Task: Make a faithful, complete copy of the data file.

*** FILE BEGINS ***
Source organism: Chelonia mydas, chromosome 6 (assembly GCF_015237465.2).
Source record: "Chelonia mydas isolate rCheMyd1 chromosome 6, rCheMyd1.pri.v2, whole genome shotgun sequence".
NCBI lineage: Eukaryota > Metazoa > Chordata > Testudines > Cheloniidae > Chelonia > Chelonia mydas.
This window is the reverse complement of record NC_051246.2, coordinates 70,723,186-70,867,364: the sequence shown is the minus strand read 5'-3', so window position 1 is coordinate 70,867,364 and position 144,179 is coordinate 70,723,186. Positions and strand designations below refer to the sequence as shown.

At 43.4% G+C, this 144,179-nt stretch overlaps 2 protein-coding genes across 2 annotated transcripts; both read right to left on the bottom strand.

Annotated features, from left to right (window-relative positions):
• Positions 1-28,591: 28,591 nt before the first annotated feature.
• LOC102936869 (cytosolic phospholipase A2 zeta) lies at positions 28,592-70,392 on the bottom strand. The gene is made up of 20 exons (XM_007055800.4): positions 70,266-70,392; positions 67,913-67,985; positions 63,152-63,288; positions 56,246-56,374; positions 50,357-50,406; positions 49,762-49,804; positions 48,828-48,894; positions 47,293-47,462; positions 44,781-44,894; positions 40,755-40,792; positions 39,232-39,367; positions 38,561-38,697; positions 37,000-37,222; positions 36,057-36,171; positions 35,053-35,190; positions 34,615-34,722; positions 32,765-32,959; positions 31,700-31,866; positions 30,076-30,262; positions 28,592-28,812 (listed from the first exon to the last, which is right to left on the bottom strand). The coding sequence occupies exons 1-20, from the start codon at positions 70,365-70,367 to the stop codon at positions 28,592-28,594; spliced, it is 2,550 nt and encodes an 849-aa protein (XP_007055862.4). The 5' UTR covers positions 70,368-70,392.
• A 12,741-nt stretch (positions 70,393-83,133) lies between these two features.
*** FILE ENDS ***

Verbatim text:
Source organism: Chelonia mydas, chromosome 6 (assembly GCF_015237465.2).
Source record: "Chelonia mydas isolate rCheMyd1 chromosome 6, rCheMyd1.pri.v2, whole genome shotgun sequence".
NCBI lineage: Eukaryota > Metazoa > Chordata > Testudines > Cheloniidae > Chelonia > Chelonia mydas.
This window is the reverse complement of record NC_051246.2, coordinates 70,723,186-70,867,364: the sequence shown is the minus strand read 5'-3', so window position 1 is coordinate 70,867,364 and position 144,179 is coordinate 70,723,186. Positions and strand designations below refer to the sequence as shown.

At 43.4% G+C, this 144,179-nt stretch overlaps 2 protein-coding genes across 2 annotated transcripts; both read right to left on the bottom strand.

Annotated features, from left to right (window-relative positions):
• Positions 1-28,591: 28,591 nt before the first annotated feature.
• LOC102936869 (cytosolic phospholipase A2 zeta) lies at positions 28,592-70,392 on the bottom strand. The gene is made up of 20 exons (XM_007055800.4): positions 70,266-70,392; positions 67,913-67,985; positions 63,152-63,288; positions 56,246-56,374; positions 50,357-50,406; positions 49,762-49,804; positions 48,828-48,894; positions 47,293-47,462; positions 44,781-44,894; positions 40,755-40,792; positions 39,232-39,367; positions 38,561-38,697; positions 37,000-37,222; positions 36,057-36,171; positions 35,053-35,190; positions 34,615-34,722; positions 32,765-32,959; positions 31,700-31,866; positions 30,076-30,262; positions 28,592-28,812 (listed from the first exon to the last, which is right to left on the bottom strand). The coding sequence occupies exons 1-20, from the start codon at positions 70,365-70,367 to the stop codon at positions 28,592-28,594; spliced, it is 2,550 nt and encodes an 849-aa protein (XP_007055862.4). The 5' UTR covers positions 70,368-70,392.
• A 12,741-nt stretch (positions 70,393-83,133) lies between these two features.